BUT…big things like the water heater not heating properly…yeah. I would live with it in my rental house but I would make sure to put in a maintenance note every few months letting them know the water heater still wasn’t heating properly and we were still getting two minutes of hot water before we got three more minutes of lukewarm water before it went cold and we had to wait 45 minutes before we had enough water that the next person could shower. Maintenance would come and put bandaids on it so it worked better for a little bit, but never really fixed the root of the problem for the three years I was there. When we moved out they tried flushing the water heater and saying some of the sediment in our water heater was my fault. Because I had kept a long standing log of the complaints and requests alongside the original move in note with the complaint, along with pictures of the water heater and how old it was (it literally was being held together with duck tape in some areas) they knew they didn’t have a case and backed down. Also make sure that if your rental agency has you log maintenance requests, etc through their portal, take periodic screenshots of the maintenance requests and the outcome and save it in your move in folder. Unfortunately I’ve seen where maintenance requests and notes to managers “disappear.”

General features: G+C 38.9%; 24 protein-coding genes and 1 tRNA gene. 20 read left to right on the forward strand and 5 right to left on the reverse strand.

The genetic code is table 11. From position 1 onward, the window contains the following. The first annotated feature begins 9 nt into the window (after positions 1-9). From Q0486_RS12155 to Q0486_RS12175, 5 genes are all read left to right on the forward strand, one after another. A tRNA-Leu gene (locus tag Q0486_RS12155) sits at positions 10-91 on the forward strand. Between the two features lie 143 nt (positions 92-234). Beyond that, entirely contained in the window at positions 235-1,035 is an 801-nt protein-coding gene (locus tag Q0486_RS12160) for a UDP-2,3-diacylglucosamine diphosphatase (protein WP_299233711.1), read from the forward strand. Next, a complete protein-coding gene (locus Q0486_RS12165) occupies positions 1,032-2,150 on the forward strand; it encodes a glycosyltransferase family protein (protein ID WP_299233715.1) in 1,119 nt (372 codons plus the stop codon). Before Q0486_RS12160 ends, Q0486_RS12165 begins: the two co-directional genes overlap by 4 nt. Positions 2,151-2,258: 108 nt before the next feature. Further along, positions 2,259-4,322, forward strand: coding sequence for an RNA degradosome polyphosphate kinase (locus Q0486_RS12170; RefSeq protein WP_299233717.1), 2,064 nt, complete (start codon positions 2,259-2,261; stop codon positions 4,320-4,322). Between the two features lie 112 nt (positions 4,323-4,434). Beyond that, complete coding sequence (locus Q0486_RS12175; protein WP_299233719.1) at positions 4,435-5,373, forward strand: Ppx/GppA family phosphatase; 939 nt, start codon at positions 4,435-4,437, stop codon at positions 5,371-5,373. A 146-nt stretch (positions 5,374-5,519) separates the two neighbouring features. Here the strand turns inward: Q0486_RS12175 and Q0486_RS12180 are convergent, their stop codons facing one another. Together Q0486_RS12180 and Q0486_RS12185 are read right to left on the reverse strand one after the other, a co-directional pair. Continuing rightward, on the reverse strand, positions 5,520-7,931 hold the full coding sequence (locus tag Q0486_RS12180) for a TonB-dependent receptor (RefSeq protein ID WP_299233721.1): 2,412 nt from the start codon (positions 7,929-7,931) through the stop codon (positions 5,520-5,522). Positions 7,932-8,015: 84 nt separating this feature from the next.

There are some fantastic products that I use that I absolutely love. They are great for hiding knicks, marks and everything in between. You will NEED to plan on spending some money to make your place look nice when you move out. I have so many roommates that refused to and it showed! You can’t just take a rag to everything and hope it passes. You’ve lived in your place and it ages. If you want your $2000 deposit back, it’s worth the $100 in cleaning products, right? Below are a list of some of our favorites we’ve enjoyed using throughout the years and where you can find them.

Photo Courtesy Home Depot
  • White Sharpie Marker: Most apartments are white walls and this Sharpie Mean Streak does a fantastic job of covering those small knicks on door jams from moving furniture in and out of a room or wear and tear on the edges of doors.
  • Comet and Bleach: A housekeeper for one of my friends taught me this amazing trick for bleaching out porcelain tubs and tile. Make a paste with the consistency of cake batter with comet and bleach and spread evenly over the sink, tub, toilet or toilet bowl or other surface with a scrub sponge. Turn on the vent, close the door and allow mixture to sit for one hour to overnight. Rinse, repeat in any areas that need additional bleaching. (This is pretty harsh on your surfaces so use occasionally)
Photo Courtesy Old English
  • Stained wood oil: This is a miracle and works great for getting rid of any knicks or scratches on wood. It also makes your cabinets look amazing when management walks through. We love Old English. I love taking before and after pictures. It looks amazing!
  • Shoe Polish: I love using black shoe polish on my black iron railings. It makes them look amazing again.
  • Touch Up Paint: This is a MUST! Always make sure you get some touch up paint from your apartment manager or from stored paint cans. You’ll need these to touch up areas that have gotten knicked from furniture or over covered nail holes in the walls.
  • Spackle: Spackle is perfect for filling holes left by picture frames, etc.
Photo Courtesy
  • Drywall kit: If you’ve got any small holes in your drywall, a drywall kit will save you a TON of money in comparison to the fees management will charge you.